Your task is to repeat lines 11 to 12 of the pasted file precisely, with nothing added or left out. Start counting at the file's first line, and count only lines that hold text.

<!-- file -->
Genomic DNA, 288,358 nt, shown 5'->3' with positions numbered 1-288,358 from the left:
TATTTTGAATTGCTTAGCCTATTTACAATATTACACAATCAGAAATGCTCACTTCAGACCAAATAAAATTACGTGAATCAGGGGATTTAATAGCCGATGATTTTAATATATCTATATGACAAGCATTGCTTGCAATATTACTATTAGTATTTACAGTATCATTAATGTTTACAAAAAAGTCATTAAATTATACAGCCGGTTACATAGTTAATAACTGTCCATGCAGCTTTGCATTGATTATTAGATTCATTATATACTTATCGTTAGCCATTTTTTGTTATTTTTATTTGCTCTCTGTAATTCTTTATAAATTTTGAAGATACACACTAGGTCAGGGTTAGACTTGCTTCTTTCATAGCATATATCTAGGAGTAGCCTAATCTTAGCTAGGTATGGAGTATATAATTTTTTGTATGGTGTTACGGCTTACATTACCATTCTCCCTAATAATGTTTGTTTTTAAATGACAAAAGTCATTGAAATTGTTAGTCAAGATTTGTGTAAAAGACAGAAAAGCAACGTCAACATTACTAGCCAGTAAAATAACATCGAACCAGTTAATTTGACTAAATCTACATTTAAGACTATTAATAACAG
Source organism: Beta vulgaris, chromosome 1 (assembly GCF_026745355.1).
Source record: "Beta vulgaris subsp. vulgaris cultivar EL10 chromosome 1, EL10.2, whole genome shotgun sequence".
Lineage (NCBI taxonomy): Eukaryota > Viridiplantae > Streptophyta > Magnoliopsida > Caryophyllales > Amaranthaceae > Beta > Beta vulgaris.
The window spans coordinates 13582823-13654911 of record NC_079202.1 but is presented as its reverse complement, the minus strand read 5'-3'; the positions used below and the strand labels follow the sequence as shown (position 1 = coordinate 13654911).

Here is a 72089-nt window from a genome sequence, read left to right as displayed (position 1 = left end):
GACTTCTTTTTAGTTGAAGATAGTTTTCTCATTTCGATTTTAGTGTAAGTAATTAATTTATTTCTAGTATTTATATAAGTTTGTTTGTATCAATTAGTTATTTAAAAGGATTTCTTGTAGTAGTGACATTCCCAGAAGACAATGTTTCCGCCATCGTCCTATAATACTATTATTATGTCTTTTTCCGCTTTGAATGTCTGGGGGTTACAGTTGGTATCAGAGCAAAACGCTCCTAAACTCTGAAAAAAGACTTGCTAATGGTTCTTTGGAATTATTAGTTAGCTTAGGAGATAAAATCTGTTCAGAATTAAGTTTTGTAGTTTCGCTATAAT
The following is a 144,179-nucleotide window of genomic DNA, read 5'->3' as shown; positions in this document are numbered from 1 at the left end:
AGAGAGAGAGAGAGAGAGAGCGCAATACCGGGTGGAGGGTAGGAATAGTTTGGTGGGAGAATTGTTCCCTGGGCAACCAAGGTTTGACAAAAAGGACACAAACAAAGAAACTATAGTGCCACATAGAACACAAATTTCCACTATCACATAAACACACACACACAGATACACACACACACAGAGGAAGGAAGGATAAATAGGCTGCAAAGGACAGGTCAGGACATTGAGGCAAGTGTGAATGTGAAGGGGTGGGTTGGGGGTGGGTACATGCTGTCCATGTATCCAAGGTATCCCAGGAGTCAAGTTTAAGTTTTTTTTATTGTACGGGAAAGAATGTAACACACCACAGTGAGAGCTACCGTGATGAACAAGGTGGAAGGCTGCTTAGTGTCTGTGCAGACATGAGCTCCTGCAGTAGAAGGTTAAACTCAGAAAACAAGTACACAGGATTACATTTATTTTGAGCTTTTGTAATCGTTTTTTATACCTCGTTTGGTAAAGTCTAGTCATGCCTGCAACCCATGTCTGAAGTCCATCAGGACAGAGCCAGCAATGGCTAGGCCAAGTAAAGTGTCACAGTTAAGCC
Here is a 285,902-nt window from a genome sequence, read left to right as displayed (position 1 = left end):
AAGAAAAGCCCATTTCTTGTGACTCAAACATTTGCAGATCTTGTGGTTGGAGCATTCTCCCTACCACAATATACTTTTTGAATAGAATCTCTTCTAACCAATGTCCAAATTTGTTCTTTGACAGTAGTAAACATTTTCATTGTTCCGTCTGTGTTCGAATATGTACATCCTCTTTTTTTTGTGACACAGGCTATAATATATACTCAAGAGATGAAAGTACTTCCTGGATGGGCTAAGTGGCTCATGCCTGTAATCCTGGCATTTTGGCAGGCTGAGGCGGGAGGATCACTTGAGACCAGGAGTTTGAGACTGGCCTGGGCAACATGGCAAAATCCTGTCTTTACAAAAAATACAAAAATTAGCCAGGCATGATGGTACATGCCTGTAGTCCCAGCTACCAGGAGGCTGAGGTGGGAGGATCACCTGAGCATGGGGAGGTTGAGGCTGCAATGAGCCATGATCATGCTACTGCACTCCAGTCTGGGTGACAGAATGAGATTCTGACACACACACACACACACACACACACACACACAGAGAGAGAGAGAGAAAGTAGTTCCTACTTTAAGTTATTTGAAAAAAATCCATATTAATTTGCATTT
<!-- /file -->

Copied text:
Here is a 285,902-nt window from a genome sequence, read left to right as displayed (position 1 = left end):
AAGAAAAGCCCATTTCTTGTGACTCAAACATTTGCAGATCTTGTGGTTGGAGCATTCTCCCTACCACAATATACTTTTTGAATAGAATCTCTTCTAACCAATGTCCAAATTTGTTCTTTGACAGTAGTAAACATTTTCATTGTTCCGTCTGTGTTCGAATATGTACATCCTCTTTTTTTTGTGACACAGGCTATAATATATACTCAAGAGATGAAAGTACTTCCTGGATGGGCTAAGTGGCTCATGCCTGTAATCCTGGCATTTTGGCAGGCTGAGGCGGGAGGATCACTTGAGACCAGGAGTTTGAGACTGGCCTGGGCAACATGGCAAAATCCTGTCTTTACAAAAAATACAAAAATTAGCCAGGCATGATGGTACATGCCTGTAGTCCCAGCTACCAGGAGGCTGAGGTGGGAGGATCACCTGAGCATGGGGAGGTTGAGGCTGCAATGAGCCATGATCATGCTACTGCACTCCAGTCTGGGTGACAGAATGAGATTCTGACACACACACACACACACACACACACACACACAGAGAGAGAGAGAGAAAGTAGTTCCTACTTTAAGTTATTTGAAAAAAATCCATATTAATTTGCATTT